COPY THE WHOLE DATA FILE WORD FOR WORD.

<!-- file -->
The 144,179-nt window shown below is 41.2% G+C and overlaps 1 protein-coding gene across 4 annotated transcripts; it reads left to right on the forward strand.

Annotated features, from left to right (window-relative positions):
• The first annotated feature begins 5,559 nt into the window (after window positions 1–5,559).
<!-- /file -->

The 144,179-nt window shown below is 41.2% G+C and overlaps 1 protein-coding gene across 4 annotated transcripts; it reads left to right on the forward strand.

Annotated features, from left to right (window-relative positions):
• The first annotated feature begins 5,559 nt into the window (after window positions 1–5,559).